2 and 1/2 cups 00 flour
1 teaspoon sea salt

For the sauce:
1 lb. fresh asparagus, trimmed and cut into roughly 1/2″ chunks
1 shallot
4 cloves garlic
1 tablespoon olive oil
6-7 strips pancetta
1 cup heavy cream
1/2 cup of white wine
1/2 cup water from the boiled pasta
Parmesan cheese to taste

METHOD
Measure out the flour onto a flat surface, and make a well in it.

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Crack in the eggs, and mix them into the flour using a fork.

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Once the eggs are incorporated, start kneading by hand. You may have to add some warm water if your dough mixture is too dry and crumbly.

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Roll and knead the dough until it coheres, then form it into a ball. Wrap in plastic and refrigerate for up to an hour, if not longer.

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Put on a large pot of water to boil and add some sea salt. While the water is heating, chop the shallot and garlic and add to a pan with the olive oil and a sprinkle of sea salt.

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Finely chop up the pancetta and add to the shallot and garlic, and fry until it starts to get crispy.

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Pour in the heavy cream and the wine, and bring to a very low simmer, then toss in the asparagus chunks.

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Cover and let cook slowly over low heat, and flour a flat surface. Unwrap the pasta dough and start rolling it out into a round disc shape.

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When it’s about a half-inch thick in diameter, cut into pieces, roll into small balls, and start feeding them into your pasta machine.

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I attempted penne. You can see that, in this case, concept far outweighed execution……other than my desire to execute myself over the travesty that was my homemade pasta. But at least my cute dog is in the pic, to distract you.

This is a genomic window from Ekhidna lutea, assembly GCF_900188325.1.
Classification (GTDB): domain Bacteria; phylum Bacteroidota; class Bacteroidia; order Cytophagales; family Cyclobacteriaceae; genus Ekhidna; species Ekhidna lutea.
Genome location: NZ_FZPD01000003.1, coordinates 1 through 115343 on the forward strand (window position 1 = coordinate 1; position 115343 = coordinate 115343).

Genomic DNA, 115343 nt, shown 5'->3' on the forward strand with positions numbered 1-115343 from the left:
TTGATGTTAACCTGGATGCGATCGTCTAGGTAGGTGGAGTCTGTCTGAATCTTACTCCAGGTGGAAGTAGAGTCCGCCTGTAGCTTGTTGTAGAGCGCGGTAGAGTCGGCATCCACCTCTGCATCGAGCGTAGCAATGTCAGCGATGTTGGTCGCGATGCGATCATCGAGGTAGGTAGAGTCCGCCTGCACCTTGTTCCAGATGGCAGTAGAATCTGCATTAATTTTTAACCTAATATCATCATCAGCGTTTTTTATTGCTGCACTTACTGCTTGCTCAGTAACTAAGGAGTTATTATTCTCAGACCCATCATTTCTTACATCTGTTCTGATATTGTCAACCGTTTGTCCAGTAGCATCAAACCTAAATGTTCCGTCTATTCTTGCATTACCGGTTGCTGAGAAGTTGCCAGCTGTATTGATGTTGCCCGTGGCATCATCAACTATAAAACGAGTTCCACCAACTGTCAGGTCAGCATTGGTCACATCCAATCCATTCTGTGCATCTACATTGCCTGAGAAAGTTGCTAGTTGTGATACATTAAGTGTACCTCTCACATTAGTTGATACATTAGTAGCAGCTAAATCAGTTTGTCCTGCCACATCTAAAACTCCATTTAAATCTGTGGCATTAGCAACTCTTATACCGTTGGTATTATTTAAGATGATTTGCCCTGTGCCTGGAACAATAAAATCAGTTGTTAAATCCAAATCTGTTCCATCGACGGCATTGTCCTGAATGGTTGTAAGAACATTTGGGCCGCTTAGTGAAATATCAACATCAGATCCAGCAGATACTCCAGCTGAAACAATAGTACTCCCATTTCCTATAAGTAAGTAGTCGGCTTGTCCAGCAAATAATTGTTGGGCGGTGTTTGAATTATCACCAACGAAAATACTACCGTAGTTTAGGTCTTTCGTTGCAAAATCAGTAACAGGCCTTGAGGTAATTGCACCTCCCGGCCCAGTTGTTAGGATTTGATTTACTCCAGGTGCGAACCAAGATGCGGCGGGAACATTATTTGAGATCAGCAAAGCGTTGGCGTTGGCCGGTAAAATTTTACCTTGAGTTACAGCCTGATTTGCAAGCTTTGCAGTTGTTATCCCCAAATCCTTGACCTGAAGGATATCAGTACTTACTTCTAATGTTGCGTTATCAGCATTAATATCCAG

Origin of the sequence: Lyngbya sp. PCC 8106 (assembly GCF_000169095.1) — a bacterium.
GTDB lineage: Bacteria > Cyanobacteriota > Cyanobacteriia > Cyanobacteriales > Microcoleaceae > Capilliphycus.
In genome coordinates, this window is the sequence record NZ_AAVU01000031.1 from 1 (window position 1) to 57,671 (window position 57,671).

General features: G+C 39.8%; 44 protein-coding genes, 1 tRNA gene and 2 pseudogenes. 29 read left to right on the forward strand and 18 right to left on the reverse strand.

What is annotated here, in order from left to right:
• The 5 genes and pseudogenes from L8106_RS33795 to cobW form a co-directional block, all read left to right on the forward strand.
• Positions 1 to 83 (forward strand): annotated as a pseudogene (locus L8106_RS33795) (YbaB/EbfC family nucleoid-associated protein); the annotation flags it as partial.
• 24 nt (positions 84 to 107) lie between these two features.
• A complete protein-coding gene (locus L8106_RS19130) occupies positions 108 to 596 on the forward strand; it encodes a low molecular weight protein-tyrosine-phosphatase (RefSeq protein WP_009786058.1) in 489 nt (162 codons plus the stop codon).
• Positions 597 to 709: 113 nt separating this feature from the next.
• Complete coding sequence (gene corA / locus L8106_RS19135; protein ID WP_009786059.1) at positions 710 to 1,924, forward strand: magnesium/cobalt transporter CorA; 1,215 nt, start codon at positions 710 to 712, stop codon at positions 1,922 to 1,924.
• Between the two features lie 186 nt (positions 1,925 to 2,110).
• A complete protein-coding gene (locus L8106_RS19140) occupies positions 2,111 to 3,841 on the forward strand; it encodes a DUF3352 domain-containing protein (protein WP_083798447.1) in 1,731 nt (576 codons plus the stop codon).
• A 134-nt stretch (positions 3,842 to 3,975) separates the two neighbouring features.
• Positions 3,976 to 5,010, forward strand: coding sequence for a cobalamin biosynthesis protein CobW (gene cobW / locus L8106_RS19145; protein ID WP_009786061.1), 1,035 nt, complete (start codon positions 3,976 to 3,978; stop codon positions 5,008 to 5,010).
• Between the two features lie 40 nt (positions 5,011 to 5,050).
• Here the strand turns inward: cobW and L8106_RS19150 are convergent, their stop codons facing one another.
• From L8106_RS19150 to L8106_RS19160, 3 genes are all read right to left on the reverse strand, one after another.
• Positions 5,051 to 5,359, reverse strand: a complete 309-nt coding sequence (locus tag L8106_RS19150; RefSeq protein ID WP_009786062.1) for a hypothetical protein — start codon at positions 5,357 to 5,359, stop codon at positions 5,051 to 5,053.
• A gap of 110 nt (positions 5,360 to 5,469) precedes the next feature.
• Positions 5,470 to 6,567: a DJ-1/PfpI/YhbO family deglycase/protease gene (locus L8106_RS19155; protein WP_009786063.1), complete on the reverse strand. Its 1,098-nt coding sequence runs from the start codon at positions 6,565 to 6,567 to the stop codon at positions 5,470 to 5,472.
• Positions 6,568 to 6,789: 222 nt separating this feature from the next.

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Put the freshly cut pasta into the boiling water on the stove and cook. In theory, the pasta should cook within a couple of minutes. In reality, my pasta cooked and cooked and cooked and softened after maybe 10 hard minutes of boiling. I still can’t figure out what I did wrong, but luckily I’m a seasoned kitchen hack so I had a packet of ready-made fettuccine on hand.

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Add the fettuccine to the boiling water, and cook for 8 minutes until al dente. Add about half a cup of the pasta water to the asparagus sauce and let simmer a few more minutes.

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Grate over some fresh Parmesan cheese.

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Plate and serve. So although my penne was somewhat of a disaster, it actually tasted quite nice. The texture was quite thick, so I think I probably should have rolled it out thinner or perhaps refrigerated it longer. Regardless, I served my sad penne with the perfectly cooked fettuccine, swirled in the pan of creamy asparagus and pancetta.

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It might have looked somewhat frightful, but it actually was delicious. I just closed my eyes and pretended I was in Rome having smutty sex rather than eating what my friend Janet called “pasta and dumplings.” (sigh)